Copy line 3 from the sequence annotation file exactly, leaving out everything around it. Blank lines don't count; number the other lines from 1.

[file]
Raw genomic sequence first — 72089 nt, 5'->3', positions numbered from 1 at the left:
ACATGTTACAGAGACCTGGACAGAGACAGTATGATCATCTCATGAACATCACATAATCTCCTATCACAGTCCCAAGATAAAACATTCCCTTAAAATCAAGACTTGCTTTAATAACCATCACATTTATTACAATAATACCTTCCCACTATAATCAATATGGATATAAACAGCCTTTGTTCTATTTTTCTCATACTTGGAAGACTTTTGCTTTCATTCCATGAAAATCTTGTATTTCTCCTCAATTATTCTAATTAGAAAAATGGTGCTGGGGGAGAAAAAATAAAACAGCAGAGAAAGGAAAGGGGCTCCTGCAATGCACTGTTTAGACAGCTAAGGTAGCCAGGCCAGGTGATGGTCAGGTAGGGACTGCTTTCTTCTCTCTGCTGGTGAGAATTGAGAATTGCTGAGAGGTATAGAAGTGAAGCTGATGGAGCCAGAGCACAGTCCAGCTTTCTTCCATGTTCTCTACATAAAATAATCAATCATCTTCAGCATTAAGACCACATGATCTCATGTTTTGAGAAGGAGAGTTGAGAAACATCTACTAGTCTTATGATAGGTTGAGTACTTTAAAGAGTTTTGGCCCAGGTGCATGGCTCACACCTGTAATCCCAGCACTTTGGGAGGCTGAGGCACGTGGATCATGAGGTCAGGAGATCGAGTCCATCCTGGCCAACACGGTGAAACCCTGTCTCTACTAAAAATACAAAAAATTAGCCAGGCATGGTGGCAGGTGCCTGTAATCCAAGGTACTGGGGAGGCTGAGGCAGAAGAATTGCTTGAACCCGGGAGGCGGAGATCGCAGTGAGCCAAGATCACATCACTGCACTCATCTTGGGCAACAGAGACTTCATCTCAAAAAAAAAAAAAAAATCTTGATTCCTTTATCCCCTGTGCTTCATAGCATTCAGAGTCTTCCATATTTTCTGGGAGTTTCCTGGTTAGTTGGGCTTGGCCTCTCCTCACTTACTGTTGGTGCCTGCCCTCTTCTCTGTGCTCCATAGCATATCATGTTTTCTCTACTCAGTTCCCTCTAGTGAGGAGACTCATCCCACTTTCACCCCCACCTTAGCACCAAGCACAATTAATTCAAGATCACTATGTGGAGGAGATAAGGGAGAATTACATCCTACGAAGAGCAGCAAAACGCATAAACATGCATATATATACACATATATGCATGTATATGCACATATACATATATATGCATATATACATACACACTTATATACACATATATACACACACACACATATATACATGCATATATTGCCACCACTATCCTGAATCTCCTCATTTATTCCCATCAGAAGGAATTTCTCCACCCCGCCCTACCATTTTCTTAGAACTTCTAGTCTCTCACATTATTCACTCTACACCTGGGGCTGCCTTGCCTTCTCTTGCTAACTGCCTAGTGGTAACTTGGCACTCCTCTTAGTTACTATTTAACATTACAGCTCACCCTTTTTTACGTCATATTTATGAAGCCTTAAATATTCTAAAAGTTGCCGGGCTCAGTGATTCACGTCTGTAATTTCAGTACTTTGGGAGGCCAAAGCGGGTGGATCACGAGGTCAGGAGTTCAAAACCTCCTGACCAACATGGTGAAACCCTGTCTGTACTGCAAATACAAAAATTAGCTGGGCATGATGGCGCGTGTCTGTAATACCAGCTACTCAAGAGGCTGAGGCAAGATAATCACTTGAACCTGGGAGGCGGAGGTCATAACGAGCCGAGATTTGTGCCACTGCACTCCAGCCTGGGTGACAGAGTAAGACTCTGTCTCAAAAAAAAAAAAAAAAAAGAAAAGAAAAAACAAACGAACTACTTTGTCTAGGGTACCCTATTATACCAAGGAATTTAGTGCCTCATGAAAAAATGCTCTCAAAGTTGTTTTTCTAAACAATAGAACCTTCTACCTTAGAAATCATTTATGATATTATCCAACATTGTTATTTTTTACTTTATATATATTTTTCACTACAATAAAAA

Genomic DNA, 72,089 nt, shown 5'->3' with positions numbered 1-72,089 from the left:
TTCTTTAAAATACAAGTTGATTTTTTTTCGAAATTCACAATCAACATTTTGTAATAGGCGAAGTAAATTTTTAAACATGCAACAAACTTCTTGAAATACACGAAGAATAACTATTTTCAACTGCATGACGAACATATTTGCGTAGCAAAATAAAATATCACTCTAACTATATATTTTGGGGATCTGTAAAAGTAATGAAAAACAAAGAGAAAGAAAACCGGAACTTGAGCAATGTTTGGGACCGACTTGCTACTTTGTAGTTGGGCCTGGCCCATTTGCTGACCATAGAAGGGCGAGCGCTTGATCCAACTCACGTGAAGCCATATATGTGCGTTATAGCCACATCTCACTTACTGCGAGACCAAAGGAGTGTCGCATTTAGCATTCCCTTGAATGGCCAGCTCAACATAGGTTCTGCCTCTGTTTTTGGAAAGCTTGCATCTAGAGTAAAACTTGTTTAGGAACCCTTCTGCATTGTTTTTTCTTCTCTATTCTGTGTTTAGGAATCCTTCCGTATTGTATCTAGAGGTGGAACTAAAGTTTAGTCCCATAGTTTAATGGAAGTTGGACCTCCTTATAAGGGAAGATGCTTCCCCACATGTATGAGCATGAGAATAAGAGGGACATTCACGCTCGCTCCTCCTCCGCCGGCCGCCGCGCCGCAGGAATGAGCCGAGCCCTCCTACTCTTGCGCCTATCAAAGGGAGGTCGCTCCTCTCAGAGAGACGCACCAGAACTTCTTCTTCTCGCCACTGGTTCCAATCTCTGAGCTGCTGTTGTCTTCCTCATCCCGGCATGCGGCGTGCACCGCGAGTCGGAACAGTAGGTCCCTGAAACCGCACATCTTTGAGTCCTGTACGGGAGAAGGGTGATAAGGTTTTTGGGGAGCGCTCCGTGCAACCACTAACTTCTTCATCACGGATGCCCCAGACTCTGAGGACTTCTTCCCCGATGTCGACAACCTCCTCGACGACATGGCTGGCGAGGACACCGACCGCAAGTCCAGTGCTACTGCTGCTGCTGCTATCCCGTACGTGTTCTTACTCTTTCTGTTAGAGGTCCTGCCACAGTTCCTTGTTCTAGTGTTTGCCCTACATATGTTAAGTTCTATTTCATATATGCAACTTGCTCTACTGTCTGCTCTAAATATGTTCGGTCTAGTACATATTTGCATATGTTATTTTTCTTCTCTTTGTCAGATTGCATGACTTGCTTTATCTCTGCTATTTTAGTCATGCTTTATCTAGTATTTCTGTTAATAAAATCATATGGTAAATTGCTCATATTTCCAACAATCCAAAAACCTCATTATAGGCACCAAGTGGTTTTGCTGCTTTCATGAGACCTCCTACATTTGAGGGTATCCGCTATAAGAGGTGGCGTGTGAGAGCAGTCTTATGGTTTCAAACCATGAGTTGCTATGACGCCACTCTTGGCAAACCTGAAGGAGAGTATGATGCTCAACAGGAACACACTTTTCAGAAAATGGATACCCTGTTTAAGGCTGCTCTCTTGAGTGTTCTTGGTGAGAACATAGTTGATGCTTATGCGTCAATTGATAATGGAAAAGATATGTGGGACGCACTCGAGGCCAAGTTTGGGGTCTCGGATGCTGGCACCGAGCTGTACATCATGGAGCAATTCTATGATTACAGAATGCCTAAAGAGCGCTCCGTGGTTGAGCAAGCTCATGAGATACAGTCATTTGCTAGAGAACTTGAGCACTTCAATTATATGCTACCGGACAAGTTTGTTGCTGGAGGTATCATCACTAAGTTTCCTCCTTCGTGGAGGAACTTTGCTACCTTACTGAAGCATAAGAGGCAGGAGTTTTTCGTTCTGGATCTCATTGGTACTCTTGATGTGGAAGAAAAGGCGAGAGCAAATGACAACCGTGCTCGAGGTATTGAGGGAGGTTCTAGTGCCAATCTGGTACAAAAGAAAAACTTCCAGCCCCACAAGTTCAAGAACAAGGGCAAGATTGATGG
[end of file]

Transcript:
Genomic DNA, 72,089 nt, shown 5'->3' with positions numbered 1-72,089 from the left: